“How are you under pressure?” It is that job interview question some stumble over, while many answer “well” to some degree and follow with an explanation of their stress-approaching prowess. But the degree of pressure and stress isn’t necessarily pointed out, rather you set the example of the most stressful situation you’ve handled.
The last few months have been an over-the-top chaotic, pressurized example situation for many of us. And we find the question now reframed: How are you really under pressure in chaos? Do you rise above the rest? Did you rise above the rest? What did you feel revealed your true weakness(es)? Do you allow yourself to be scared while you try to helm the ship through the storm?
We’re still coming out from under the throes of the natural disaster of Coronavirus and the above questions are ones that were fiercely tested among us. When we’re under pressure, are we as eloquent as we believe? I feel I was not. Most of us probably felt we were not.
After few weeks away from work, I came to the realization my behavior in interacting with the public with all the uncertainty was not the best or my best. I did okay, but my fear showed. I had a few snaps at individuals not respecting the distance I needed to be comfortable. The anxiety was really there. My boss even admitted we all had those moments.
For some, including myself, it would then follow us home, with nights spent upset, in tears, battling anxiety, or even panic attacks. Why? Fear.
You may have had a few moments you were not the proudest of. Wondering to yourself, after you’ve had time to calm down, where all of this was coming from. Who is this person? Why is it so much more difficult to be nice? To be patient? Questioning your ideals as a compassionate person. Or finding you have a little more bite to your personality–something you were not entirely aware of. It may have even been a bit unsettling. Or reassuring that you can hold your own.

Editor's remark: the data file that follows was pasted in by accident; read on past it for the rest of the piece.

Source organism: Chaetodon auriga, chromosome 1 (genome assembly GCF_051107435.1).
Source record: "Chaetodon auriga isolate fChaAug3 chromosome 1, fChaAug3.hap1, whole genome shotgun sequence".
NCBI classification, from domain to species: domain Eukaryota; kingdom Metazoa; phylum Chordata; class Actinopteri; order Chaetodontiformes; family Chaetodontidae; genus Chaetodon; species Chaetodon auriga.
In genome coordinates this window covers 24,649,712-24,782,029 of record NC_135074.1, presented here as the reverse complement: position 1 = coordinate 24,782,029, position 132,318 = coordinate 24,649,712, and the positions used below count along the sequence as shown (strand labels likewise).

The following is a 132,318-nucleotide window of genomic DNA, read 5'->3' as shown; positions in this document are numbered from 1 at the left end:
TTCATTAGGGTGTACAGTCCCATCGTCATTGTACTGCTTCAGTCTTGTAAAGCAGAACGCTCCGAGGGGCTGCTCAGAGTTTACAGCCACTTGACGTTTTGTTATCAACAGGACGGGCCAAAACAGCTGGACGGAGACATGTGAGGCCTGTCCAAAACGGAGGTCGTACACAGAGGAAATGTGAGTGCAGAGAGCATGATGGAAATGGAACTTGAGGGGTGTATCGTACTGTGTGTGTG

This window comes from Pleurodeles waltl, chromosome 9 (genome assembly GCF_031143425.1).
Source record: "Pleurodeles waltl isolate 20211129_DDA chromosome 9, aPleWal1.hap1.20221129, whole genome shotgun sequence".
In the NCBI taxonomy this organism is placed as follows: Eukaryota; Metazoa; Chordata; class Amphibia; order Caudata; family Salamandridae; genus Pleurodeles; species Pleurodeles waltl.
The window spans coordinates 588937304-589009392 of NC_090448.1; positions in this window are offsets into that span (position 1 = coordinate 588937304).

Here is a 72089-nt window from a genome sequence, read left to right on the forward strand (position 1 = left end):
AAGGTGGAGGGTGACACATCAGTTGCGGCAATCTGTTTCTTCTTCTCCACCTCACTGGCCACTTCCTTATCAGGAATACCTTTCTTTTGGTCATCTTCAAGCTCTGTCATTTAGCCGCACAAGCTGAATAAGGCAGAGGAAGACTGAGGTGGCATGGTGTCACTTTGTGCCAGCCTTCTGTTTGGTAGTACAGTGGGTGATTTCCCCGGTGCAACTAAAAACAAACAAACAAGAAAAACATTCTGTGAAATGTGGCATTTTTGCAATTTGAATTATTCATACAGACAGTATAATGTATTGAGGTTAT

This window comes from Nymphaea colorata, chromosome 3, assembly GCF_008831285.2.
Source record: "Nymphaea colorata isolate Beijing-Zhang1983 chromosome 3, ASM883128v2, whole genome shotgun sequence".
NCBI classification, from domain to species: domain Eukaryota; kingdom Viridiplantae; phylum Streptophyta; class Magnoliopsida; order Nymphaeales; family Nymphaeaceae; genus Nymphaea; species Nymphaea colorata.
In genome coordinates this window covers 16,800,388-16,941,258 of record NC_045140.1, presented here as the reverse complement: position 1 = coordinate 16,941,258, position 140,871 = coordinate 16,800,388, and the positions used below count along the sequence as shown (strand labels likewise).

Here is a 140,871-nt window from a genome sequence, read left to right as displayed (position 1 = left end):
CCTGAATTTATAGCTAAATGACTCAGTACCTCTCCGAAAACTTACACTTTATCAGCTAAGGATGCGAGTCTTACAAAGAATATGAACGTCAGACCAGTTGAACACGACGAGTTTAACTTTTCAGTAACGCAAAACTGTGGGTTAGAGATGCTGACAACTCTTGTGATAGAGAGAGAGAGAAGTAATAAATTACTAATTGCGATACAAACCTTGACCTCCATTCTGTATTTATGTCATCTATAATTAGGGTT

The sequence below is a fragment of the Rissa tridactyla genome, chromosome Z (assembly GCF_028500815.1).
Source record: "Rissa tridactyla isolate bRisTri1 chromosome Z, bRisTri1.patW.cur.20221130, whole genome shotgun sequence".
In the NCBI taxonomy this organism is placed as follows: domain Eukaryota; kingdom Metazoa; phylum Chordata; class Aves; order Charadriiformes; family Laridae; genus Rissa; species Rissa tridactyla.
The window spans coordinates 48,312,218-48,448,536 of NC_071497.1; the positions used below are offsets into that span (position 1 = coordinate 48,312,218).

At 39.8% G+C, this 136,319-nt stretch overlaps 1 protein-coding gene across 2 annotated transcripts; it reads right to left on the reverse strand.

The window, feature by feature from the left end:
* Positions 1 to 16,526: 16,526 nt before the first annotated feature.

And that’s not a bad thing. These last few months have been a test of our patience. A test of our coping mechanisms. Our will power in cases too. We all have discovered sides of ourselves in this mess.
So now what? As we slowly move back to a more normalized day-to-day life, how do we take these new parts of ourselves? What do we do with that?
Understand why you reacted the way you did. Maybe you are not proud of your reactions to stress. Was it fear? Was it the anxiety? Recognize that and accept it. Don’t beat yourself up. Many of us have had these feelings, so take a moment to also realize you are not alone.
Now, how do you ease those feelings in the situation? Take a deep breath. Remove yourself from the situation. The last one might not always be possible, but in some cases, just a “I need a moment” and stepping off to the side can help give you time to collect yourself or calm down.
Apply the above solutions to those situations, or dig deeper and work out those as well. For myself, if I’m too anxious, I have been trying to step away or give myself a moment to breathe. It’s not perfect, and it will take some time to refine it and have it well-implemented into my routine, as it will most likely be for you as well.
And as much as the last few months have brought out some new sides of us, we can use some of them in the months ahead. Recognize you are compassionate. Maybe you did lash out because you care so much for not only your health, but the health of those around you and don’t want to see anyone abusing that. That’s ok. Just maybe, there’s a better way to approach it.
Remember you’re not perfect. We’re not perfect. The real strength is taking what has happened, recognizing our actions, and using them to be better. To help more. To be better versions of ourselves. And come out of this just a little bit stronger.
Lalita Chemello is a Detroit-born writer newly displaced to the west side of the state. She’s written/edited for New Roads lifestyle magazine and Panorama. Her other passions are photography, motorsports and screenwriting. You can also occasionally find her around town on her vintage two wheels.